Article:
Skin cancer screening can help identify signs of skin cancer on your body. It is a visual exam that requires no machines or special devices, though your dermatologist may use a magnifying glass to inspect certain marks more clearly, says the NIH. These skin cancer tests can often help detect cancer so you can have it treated in its early stages.
Who should I see for skin cancer screening?
Skin cancer screening is usually performed by a board-certified dermatologist, reports Stony Brook Medicine. Your general physician can give you a referral to a skincare doctor or dermatologist who performs skin cancer screenings. You can also use Solv to read reviews about top-rated dermatologists in your area who offer this service and make an appointment from Solv’s website.
Who should be screened for melanoma?
Anyone can get melanoma, says the CDC. However, certain factors may increase your risk of getting this type of skin cancer. People who should be screened for melanoma, according to the University of Rochester, are those with frequent sun exposure, moles, fair skin, light hair, and a family or personal history of skin cancer. Melanoma skin cancer detection can also benefit those who use tanning beds or who have a compromised immune system, adds the university.
What should I do if I spot an odd-looking mole?
An odd-looking mole may be a sign of skin cancer, says the NIH. Signs of an odd-looking mole include oozing, bleeding, crusting, and/or irregular borders that bleed easily, adds the NIH. Make an appointment with your skincare doctor or dermatologist if you spot an odd-looking mole. Your provider can perform a skin cancer test along with a biopsy.
Who has a higher risk of skin cancer?
According to the CDC, people with a higher risk of skin cancer generally have light-colored skin, blue or green eyes, blond or red hair, and skin with freckles or that burns easily in the sun. Other factors that put you at high risk of skin cancer include having a personal or family history of skin cancer and being an older adult.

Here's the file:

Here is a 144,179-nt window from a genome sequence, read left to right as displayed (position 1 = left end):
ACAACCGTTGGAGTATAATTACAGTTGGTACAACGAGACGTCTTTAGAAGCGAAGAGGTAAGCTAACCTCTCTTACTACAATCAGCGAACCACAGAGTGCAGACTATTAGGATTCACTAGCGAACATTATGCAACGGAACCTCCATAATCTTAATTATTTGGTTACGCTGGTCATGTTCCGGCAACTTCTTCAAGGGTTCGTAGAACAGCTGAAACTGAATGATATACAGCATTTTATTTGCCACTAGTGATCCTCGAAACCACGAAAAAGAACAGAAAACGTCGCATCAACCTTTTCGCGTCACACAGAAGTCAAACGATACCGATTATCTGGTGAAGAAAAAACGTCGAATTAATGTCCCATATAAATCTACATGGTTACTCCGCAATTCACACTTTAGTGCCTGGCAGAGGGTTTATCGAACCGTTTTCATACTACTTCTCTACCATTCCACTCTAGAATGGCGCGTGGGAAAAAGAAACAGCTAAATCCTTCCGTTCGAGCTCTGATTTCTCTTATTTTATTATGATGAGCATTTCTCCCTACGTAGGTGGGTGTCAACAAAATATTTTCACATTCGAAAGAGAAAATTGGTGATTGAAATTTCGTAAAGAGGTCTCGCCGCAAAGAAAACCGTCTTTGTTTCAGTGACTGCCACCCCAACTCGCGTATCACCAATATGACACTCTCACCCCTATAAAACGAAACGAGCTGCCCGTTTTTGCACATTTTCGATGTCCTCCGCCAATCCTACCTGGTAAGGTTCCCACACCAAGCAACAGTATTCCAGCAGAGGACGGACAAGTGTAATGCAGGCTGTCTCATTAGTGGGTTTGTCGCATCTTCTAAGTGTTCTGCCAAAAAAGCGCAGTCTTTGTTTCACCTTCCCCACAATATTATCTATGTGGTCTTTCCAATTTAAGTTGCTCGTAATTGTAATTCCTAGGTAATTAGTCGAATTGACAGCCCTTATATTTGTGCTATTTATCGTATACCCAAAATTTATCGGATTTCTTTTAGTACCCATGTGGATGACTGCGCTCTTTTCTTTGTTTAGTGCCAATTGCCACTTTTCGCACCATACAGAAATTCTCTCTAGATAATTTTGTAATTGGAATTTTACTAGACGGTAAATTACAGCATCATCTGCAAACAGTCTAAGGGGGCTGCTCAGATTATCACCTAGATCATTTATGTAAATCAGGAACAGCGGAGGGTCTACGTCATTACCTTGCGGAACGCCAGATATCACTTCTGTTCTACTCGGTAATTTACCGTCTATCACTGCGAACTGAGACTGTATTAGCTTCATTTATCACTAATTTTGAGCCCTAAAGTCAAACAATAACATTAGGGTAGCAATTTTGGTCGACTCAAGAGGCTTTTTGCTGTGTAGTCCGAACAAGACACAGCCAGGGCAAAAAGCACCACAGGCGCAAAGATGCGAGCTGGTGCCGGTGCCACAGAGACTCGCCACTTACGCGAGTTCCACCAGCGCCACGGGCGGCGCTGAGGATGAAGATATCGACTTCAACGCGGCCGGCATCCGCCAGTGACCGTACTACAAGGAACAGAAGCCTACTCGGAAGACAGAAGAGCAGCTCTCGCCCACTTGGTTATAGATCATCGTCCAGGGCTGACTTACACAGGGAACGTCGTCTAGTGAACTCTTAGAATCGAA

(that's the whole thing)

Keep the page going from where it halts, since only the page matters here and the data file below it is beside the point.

How can I protect myself from the sun?
Protecting yourself from the sun can often reduce your risk of developing skin cancer. Steps you can take to protect yourself from the sun include, according to the NIH, wearing a hat and sunglasses, spending time in the shade whenever possible, and using a sunscreen with a sun protection factor (SPF) of at least 30. Stony Brook Medicine also recommends wearing pants and long-sleeved shirts in the sun and avoiding tanning beds.
Where can I get a skin cancer screening near me?
Type “dermatologist near me” into your search engine to find local providers of skin cancer screening. Better yet, use the search feature on Solv to locate only the highest-rated skincare doctors and dermatologists in your area. Solv makes it convenient for you to find nearby doctors and virtual visits to get high-quality medical care promptly.
Solv has strict sourcing guidelines and relies on peer-reviewed studies, academic research institutions, and medical associations. We avoid using tertiary references.
- Skin Cancer Screening (September 7, 2021)
- Skin Cancer Screening (PDQ®)–Patient Version (April 12, 2021)
- FAQs About Skin Cancer Screening
- What Are the Risk Factors for Skin Cancer? (April 18, 2022)
- Melanoma: Risk Factors